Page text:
There are growing concerns that new races of yellow and brown rust have overcome varietal resistance in wheat, with high levels of both diseases being seen on varieties with good resistance ratings.
This could have huge implications for wheat growers, as downgrading of disease ratings may force farmers to change their varietal choices this coming autumn.
Visitors to Cereals were told that experts had started to investigate the issue and they had called on farmers to send samples of suspected problems to help determine whether new races are developing.
What farmers should do
Farmers with any suspicious or unexplained rust samples are being urged to send them along with a brief field history to Sarah Holdgate and the team at UKCPVS. They simply address the sample to Freepost, UKCPVS.
There are as many as 22 commercial winter wheat varieties showing susceptibility to yellow rust this year, including new Recommended List candidates still to be assessed for recommendation.
The same applies to brown rust, which is common on susceptible varieties, but is also being found on a new Group 3 winter wheat with good resistance.
Most of the varieties being scrutinised have existing resistance ratings of 7, 8 or 9 to yellow rust, with the higher numbers on the 1-9 scale used on the Recommended List signalling the best resistance to the disease.
As ratings are an indicator of variety performance in previous years, they can change within a season if new fungal races occur, which is why growers and agronomists must be vigilant, explained Sarah Holdgate of the UK Cereal Pathogen Virulence Survey (UKCPVS).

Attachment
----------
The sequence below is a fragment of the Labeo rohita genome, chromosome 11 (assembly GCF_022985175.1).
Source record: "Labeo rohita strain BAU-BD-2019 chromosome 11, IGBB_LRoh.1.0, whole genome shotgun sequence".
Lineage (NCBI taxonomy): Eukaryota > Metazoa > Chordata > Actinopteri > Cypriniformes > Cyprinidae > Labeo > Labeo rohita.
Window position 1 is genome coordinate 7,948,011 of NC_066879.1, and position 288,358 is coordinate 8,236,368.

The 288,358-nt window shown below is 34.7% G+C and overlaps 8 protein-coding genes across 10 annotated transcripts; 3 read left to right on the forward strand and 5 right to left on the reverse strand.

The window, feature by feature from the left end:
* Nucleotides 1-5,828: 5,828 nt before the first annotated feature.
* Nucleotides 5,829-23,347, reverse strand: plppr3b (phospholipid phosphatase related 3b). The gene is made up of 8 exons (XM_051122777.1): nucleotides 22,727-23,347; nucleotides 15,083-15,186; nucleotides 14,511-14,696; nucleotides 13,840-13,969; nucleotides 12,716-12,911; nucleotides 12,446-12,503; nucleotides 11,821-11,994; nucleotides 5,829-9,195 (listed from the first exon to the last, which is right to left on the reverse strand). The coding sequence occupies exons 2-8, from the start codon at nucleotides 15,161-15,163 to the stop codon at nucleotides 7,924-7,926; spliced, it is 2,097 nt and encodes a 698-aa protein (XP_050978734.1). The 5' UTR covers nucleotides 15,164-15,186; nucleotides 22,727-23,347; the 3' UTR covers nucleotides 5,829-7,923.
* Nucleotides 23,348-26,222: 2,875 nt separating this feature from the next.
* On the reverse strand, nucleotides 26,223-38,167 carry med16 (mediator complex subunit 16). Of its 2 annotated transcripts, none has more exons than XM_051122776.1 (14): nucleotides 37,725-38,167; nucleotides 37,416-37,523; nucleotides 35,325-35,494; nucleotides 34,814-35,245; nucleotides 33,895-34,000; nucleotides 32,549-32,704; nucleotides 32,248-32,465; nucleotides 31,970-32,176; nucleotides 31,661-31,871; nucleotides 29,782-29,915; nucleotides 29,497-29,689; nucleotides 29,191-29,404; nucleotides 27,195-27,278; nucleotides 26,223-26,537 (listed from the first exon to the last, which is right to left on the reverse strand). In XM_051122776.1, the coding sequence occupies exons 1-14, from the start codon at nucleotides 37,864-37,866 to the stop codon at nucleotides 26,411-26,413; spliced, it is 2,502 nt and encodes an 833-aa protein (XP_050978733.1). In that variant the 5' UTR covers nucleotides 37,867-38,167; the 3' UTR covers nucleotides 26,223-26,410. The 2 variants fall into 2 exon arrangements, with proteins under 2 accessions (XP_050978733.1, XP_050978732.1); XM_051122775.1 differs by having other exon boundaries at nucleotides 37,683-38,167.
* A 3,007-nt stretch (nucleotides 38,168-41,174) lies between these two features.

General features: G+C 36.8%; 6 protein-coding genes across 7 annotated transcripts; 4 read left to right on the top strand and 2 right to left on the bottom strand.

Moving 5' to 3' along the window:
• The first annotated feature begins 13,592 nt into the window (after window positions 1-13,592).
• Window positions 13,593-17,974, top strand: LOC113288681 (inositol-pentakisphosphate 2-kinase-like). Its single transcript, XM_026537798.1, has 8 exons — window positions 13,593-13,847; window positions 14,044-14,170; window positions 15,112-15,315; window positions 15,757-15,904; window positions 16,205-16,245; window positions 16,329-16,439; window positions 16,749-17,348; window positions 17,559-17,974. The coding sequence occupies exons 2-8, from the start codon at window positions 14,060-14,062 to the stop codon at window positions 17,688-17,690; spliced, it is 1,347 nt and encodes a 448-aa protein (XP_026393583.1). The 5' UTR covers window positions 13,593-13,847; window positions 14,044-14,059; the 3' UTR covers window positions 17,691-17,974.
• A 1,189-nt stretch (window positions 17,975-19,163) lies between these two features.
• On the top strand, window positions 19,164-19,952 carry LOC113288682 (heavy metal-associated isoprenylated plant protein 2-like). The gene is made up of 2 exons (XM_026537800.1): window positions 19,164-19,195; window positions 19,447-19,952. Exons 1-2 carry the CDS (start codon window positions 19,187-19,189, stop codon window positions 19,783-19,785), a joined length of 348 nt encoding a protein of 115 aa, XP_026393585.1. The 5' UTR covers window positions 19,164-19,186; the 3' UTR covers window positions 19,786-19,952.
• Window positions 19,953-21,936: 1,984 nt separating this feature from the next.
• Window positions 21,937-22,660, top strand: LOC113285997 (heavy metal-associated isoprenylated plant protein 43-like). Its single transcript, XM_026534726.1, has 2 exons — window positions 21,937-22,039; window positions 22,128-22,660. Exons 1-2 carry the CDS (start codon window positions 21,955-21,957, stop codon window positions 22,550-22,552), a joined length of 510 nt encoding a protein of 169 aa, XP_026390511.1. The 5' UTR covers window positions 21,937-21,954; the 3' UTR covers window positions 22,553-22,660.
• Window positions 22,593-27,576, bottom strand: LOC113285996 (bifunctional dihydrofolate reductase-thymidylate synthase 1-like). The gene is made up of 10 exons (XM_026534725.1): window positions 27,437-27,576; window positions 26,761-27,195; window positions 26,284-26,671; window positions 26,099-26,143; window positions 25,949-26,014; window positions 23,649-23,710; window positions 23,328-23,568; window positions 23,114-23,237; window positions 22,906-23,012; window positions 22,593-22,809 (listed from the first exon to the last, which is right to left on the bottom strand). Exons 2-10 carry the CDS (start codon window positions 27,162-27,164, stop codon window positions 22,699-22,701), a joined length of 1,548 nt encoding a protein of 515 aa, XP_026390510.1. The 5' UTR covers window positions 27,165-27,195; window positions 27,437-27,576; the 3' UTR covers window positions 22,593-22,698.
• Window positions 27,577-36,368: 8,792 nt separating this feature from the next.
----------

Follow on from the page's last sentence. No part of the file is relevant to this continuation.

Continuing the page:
“We know that fungal populations are capable of changing very quickly so it’s important that you treat what you see in the field,” she said.
“Sending samples into us for testing is also crucial – it’s too early to say whether these are new races or not, but we are working with our partners across Europe to test rust samples and provide further information as soon as we can.”
The last time new races were identified was in 2016, when two new yellow rust strains were confirmed, prompting a revision of wheat variety resistance scores and seeing sales of popular varieties plummet.
Wheat varieties can be susceptible to yellow rust at the seedling stage but will recover if they have high levels of adult plant resistance, which kicks in during the spring, added Dr Holdgate.
“By this stage of the season, we are well into the adult plant resistance stage, so you can’t expect plants to shrug it off now. There’s certainly more rust than we would like to see on Zyatt, Gleam and Firefly, but others are being looked at too.”
For growers hoping to make their variety choices for this autumn at the event, uncertainty over susceptibility to yellow and brown rust is not helpful, said Lee Bennett of Openfield.
“Telling farmers that we have the chemistry to control yellow rust is not what they want to hear,” he said.
“We’re entering a new era – growers are keen to avoid both the financial and environmental cost of spraying.”
He added that some varieties always take a bit of rust, so are less of a concern.
“This year, we’re seeing other leading varieties hammered by it, so that suggests that something is changing.”
The UK situation reflects what’s happening across Europe, with severe yellow rust being reported in several countries and an unusual pattern of varieties affected, report collaborators in the EU RustWatch project.
Spain, Belgium, Northern France and Denmark are all on high alert – with early testing done in Denmark suggesting that new races are involved.
“That doesn’t mean that the same is happening in the UK, but it does give an advance warning of what we might see at the end of the year and into next season,” explained Sarah Holdgate.
“There’s always a risk of aerial spread of rust spores to other countries, which is why Niab is a partner in RustWatch. It also means that we will be able to issue timely updates that help farmers make better variety choices.”